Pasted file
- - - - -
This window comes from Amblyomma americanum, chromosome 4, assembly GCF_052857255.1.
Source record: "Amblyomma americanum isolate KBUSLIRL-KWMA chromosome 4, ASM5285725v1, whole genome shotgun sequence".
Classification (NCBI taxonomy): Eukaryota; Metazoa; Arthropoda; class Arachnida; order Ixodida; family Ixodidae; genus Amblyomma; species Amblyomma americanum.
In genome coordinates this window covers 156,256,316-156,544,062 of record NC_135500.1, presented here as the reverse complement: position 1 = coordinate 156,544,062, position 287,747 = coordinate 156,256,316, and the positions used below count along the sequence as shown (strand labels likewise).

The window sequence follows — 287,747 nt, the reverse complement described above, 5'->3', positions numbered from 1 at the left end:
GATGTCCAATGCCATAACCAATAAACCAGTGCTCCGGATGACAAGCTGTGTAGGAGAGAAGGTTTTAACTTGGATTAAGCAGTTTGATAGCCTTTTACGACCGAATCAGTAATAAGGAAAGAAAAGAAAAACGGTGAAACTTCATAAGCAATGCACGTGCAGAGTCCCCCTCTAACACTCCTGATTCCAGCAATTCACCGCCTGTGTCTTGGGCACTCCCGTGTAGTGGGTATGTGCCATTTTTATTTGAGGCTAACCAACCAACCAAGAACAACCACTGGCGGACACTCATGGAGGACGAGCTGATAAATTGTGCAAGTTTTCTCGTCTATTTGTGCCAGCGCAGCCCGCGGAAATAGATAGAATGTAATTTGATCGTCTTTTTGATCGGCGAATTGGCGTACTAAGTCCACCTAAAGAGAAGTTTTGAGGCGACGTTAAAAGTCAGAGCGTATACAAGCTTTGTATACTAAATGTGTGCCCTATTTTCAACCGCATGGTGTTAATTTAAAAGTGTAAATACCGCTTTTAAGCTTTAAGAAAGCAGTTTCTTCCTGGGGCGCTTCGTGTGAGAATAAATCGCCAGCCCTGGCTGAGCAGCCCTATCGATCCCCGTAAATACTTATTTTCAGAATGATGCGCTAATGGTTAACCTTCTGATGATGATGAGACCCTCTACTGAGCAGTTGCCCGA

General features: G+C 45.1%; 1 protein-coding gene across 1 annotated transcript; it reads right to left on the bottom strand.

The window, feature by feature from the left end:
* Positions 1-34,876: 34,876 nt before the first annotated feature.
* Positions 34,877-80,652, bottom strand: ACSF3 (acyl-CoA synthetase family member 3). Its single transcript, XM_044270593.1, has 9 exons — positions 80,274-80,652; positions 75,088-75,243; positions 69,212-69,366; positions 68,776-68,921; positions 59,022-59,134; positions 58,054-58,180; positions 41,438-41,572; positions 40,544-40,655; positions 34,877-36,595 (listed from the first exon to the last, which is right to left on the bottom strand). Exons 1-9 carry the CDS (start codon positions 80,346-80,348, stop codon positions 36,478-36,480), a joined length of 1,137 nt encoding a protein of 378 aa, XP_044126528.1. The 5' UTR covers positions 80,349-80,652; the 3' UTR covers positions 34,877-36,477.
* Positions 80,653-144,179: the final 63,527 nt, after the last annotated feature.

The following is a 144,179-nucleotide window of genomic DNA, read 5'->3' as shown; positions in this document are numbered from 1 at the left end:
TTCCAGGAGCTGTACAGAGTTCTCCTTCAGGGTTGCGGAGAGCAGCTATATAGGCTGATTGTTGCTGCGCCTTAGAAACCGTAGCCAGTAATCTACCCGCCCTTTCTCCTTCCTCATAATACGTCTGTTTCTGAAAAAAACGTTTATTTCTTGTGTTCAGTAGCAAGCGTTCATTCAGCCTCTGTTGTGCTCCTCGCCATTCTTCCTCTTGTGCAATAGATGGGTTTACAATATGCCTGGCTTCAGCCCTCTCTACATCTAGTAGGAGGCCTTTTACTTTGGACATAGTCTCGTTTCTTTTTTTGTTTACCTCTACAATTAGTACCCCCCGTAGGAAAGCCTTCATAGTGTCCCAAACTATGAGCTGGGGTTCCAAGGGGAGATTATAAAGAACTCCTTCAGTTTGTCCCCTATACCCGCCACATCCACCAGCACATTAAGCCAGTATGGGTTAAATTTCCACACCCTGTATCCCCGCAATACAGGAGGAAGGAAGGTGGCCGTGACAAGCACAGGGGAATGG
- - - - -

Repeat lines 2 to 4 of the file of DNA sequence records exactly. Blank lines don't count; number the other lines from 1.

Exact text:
Source record: "Amblyomma americanum isolate KBUSLIRL-KWMA chromosome 4, ASM5285725v1, whole genome shotgun sequence".
Classification (NCBI taxonomy): Eukaryota; Metazoa; Arthropoda; class Arachnida; order Ixodida; family Ixodidae; genus Amblyomma; species Amblyomma americanum.
In genome coordinates this window covers 156,256,316-156,544,062 of record NC_135500.1, presented here as the reverse complement: position 1 = coordinate 156,544,062, position 287,747 = coordinate 156,256,316, and the positions used below count along the sequence as shown (strand labels likewise).